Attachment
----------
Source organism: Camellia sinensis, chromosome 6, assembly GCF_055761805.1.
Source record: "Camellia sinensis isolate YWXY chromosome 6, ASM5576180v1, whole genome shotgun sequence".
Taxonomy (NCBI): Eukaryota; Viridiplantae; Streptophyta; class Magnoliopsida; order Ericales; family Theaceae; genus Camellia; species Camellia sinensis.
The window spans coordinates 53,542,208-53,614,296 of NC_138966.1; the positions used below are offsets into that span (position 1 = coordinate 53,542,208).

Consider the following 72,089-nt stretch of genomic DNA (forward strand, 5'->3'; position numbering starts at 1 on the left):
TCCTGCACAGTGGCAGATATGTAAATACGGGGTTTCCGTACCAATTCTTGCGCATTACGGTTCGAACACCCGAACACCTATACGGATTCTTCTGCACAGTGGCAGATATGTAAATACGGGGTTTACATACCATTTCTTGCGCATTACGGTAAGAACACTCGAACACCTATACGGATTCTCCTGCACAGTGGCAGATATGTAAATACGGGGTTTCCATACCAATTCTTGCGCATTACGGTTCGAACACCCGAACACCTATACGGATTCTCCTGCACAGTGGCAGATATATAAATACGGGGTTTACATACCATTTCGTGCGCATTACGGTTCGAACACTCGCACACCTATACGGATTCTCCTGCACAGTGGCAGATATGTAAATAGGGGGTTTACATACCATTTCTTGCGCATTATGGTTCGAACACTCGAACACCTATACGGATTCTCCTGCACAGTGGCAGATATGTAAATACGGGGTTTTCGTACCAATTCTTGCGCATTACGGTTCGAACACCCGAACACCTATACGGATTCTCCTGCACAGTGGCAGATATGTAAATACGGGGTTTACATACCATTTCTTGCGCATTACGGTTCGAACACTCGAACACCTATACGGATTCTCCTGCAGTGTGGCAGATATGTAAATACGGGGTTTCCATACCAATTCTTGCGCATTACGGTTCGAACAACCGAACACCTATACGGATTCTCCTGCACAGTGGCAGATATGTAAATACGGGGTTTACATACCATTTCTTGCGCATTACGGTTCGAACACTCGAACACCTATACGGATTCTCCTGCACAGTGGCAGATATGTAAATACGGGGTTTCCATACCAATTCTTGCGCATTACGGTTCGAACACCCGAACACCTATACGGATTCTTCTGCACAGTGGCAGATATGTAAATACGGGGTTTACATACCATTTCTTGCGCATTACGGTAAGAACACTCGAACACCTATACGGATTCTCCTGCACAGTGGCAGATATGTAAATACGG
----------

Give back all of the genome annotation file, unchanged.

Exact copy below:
Source organism: Camellia sinensis, chromosome 6, assembly GCF_055761805.1.
Source record: "Camellia sinensis isolate YWXY chromosome 6, ASM5576180v1, whole genome shotgun sequence".
Taxonomy (NCBI): Eukaryota; Viridiplantae; Streptophyta; class Magnoliopsida; order Ericales; family Theaceae; genus Camellia; species Camellia sinensis.
The window spans coordinates 53,542,208-53,614,296 of NC_138966.1; the positions used below are offsets into that span (position 1 = coordinate 53,542,208).

Consider the following 72,089-nt stretch of genomic DNA (forward strand, 5'->3'; position numbering starts at 1 on the left):
TCCTGCACAGTGGCAGATATGTAAATACGGGGTTTCCGTACCAATTCTTGCGCATTACGGTTCGAACACCCGAACACCTATACGGATTCTTCTGCACAGTGGCAGATATGTAAATACGGGGTTTACATACCATTTCTTGCGCATTACGGTAAGAACACTCGAACACCTATACGGATTCTCCTGCACAGTGGCAGATATGTAAATACGGGGTTTCCATACCAATTCTTGCGCATTACGGTTCGAACACCCGAACACCTATACGGATTCTCCTGCACAGTGGCAGATATATAAATACGGGGTTTACATACCATTTCGTGCGCATTACGGTTCGAACACTCGCACACCTATACGGATTCTCCTGCACAGTGGCAGATATGTAAATAGGGGGTTTACATACCATTTCTTGCGCATTATGGTTCGAACACTCGAACACCTATACGGATTCTCCTGCACAGTGGCAGATATGTAAATACGGGGTTTTCGTACCAATTCTTGCGCATTACGGTTCGAACACCCGAACACCTATACGGATTCTCCTGCACAGTGGCAGATATGTAAATACGGGGTTTACATACCATTTCTTGCGCATTACGGTTCGAACACTCGAACACCTATACGGATTCTCCTGCAGTGTGGCAGATATGTAAATACGGGGTTTCCATACCAATTCTTGCGCATTACGGTTCGAACAACCGAACACCTATACGGATTCTCCTGCACAGTGGCAGATATGTAAATACGGGGTTTACATACCATTTCTTGCGCATTACGGTTCGAACACTCGAACACCTATACGGATTCTCCTGCACAGTGGCAGATATGTAAATACGGGGTTTCCATACCAATTCTTGCGCATTACGGTTCGAACACCCGAACACCTATACGGATTCTTCTGCACAGTGGCAGATATGTAAATACGGGGTTTACATACCATTTCTTGCGCATTACGGTAAGAACACTCGAACACCTATACGGATTCTCCTGCACAGTGGCAGATATGTAAATACGG